Scott Burkett’s Pothole on the Infobahn » Wifi Cat: The Backstory
8:40 pm EST, Feb 26, 2009
The following is my account of the Wifi Cat ruse we pulled off last week at Startup Riot 2009 in Atlanta. This is from memory, so the timeline may be a bit off here or there - but it will give you the gist.
MBARI News Release - Researchers solve mystery of deep-sea fish with tubular eyes and transparent head
7:28 pm EST, Feb 26, 2009
Researchers at the Monterey Bay Aquarium Research Institute recently solved the half-century-old mystery of a fish with tubular eyes and a transparent head. Ever since the "barreleye" fish Macropinna microstoma was first described in 1939, marine biologists have known that its tubular eyes are very good at collecting light. However, the eyes were believed to be fixed in place and seemed to provide only a "tunnel-vision" view of whatever was directly above the fish's head. A new paper by Bruce Robison and Kim Reisenbichler shows that these unusual eyes can rotate within a transparent shield that covers the fish's head. This allows the barreleye to peer up at potential prey or focus forward to see what it is eating.
One of the things I always tell startups is a principle I learned from Paul Buchheit: it's better to make a few people really happy than to make a lot of people semi-happy. I was saying recently to a reporter that if I could only tell startups 10 things, this would be one of them. Then I thought: what would the other 9 be?
SQL is dead: MySQL Conference & Expo 2009 - O'Reilly Conferences, April 20 - 23, 2009, Santa Clara, CA
7:03 pm EST, Feb 26, 2009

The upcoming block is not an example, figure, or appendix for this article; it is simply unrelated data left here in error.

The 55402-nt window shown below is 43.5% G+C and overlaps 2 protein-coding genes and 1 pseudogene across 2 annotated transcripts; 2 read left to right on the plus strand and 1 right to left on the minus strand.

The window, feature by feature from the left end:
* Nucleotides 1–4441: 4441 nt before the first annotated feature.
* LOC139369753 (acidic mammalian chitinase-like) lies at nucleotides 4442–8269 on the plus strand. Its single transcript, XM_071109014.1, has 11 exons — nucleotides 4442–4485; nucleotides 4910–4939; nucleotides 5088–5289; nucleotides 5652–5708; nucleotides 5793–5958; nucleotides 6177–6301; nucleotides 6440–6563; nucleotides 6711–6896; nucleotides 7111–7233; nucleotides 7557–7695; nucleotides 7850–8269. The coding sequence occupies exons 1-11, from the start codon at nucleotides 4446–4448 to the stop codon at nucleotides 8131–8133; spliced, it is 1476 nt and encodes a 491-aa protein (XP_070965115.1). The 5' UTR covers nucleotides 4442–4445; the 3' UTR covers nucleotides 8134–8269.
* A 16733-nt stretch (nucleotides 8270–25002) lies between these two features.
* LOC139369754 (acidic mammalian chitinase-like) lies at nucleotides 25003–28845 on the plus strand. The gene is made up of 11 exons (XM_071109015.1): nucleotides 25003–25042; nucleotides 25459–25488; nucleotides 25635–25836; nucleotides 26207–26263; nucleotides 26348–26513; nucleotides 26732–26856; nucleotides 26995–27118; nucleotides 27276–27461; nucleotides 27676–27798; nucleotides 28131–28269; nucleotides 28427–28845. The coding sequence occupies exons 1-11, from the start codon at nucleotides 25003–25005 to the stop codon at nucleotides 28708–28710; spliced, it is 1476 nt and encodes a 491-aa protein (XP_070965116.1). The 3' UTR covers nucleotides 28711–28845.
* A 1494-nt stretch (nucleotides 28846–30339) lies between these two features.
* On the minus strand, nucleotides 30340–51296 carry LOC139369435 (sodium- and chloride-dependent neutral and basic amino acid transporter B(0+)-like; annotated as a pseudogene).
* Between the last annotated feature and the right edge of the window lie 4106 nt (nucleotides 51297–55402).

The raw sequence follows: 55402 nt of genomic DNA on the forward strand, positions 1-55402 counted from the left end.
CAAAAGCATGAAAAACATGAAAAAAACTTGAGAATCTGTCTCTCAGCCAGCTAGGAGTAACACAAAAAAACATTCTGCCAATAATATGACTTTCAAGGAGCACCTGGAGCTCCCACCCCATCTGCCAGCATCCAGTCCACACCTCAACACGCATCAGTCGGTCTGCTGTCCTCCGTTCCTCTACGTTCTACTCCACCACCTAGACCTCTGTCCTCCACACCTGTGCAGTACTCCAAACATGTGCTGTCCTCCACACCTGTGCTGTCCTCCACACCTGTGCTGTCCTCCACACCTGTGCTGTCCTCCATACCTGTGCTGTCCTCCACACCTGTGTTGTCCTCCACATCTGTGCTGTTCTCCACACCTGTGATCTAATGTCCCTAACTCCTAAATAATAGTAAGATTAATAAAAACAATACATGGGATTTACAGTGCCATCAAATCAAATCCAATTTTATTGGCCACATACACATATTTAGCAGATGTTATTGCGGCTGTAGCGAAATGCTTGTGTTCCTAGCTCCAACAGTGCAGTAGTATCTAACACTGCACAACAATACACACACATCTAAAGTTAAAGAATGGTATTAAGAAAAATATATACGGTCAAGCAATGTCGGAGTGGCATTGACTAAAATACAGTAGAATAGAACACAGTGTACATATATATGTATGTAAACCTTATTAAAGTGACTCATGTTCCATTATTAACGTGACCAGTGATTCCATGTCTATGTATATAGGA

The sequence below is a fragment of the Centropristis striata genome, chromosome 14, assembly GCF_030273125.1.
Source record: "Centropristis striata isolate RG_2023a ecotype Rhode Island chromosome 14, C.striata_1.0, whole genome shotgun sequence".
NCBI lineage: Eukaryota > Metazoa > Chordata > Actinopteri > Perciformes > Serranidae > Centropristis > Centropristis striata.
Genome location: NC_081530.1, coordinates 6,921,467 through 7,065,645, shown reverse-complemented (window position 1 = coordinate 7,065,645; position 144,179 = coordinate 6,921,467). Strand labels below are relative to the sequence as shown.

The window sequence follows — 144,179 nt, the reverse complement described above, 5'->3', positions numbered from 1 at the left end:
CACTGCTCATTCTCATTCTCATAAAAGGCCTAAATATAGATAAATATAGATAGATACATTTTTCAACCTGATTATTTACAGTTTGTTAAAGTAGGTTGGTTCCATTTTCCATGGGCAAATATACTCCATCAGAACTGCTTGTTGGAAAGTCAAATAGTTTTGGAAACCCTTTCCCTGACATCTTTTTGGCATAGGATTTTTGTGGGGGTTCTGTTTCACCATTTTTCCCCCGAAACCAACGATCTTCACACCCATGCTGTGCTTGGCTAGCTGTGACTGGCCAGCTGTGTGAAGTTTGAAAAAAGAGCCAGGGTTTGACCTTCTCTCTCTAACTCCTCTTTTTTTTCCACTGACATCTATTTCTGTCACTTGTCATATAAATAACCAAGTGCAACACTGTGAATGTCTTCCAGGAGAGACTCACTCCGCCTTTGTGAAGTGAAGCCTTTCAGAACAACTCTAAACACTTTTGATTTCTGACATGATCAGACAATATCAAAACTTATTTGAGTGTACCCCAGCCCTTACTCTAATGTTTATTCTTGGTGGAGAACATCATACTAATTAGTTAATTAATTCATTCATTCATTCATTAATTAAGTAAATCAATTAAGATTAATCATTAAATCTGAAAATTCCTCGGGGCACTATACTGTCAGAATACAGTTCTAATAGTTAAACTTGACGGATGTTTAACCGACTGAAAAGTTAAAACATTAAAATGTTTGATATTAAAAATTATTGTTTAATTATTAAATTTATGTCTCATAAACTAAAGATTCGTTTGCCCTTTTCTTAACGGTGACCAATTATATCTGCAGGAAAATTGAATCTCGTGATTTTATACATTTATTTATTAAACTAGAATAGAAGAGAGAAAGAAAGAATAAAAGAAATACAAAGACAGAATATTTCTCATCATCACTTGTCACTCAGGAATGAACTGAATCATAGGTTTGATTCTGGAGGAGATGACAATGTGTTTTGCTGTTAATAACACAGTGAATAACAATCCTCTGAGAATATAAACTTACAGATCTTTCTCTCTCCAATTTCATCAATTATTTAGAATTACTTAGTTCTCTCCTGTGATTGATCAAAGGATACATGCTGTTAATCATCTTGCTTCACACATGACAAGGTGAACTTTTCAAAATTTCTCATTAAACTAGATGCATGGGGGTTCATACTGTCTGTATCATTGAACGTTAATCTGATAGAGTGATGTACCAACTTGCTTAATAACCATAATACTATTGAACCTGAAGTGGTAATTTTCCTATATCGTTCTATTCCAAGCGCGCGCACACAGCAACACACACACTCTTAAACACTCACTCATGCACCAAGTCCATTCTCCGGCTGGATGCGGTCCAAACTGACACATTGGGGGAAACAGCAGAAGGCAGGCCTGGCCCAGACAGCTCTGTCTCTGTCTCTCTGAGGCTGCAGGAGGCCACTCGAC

We all know that no one really spends much time hand-writing SQL anymore. Whether you think it’s a good idea or not (and we might just get in to that, too) the majority of people out there who aren’t using PHP are writing applications using ORMs. Hibernate, JDO, JPA, SQLAlchemy, ActiveRecord. It’s what people are doing, and it allows them to focus on writing the objects their application needs.
But there is an efficiency problem, and many of the real performance nuts get hot and bothered when confronted with ORM’s generating SQL Queries. SQL isn’t exactly the best medium for serialization of data, and trying to generate optimal sequences isn’t always successful.
What happens when we take the abstraction of ORMs, and match it with databases exposing lower-level interfaces to send queries?
With the NDB API in MySQL Cluster, you get storage engine level calls like “fetch tuple” or “scan index”.
In Drizzle we’re talking about the possibility to pushing parsing to the client and sending serialized parse trees or maybe even query plans to the server directly.null
Nowadays, Leonardo might have been hired by a top research university, but it seems likely that he would have been denied tenure. He had lots of notes but relatively little to put in his portfolio.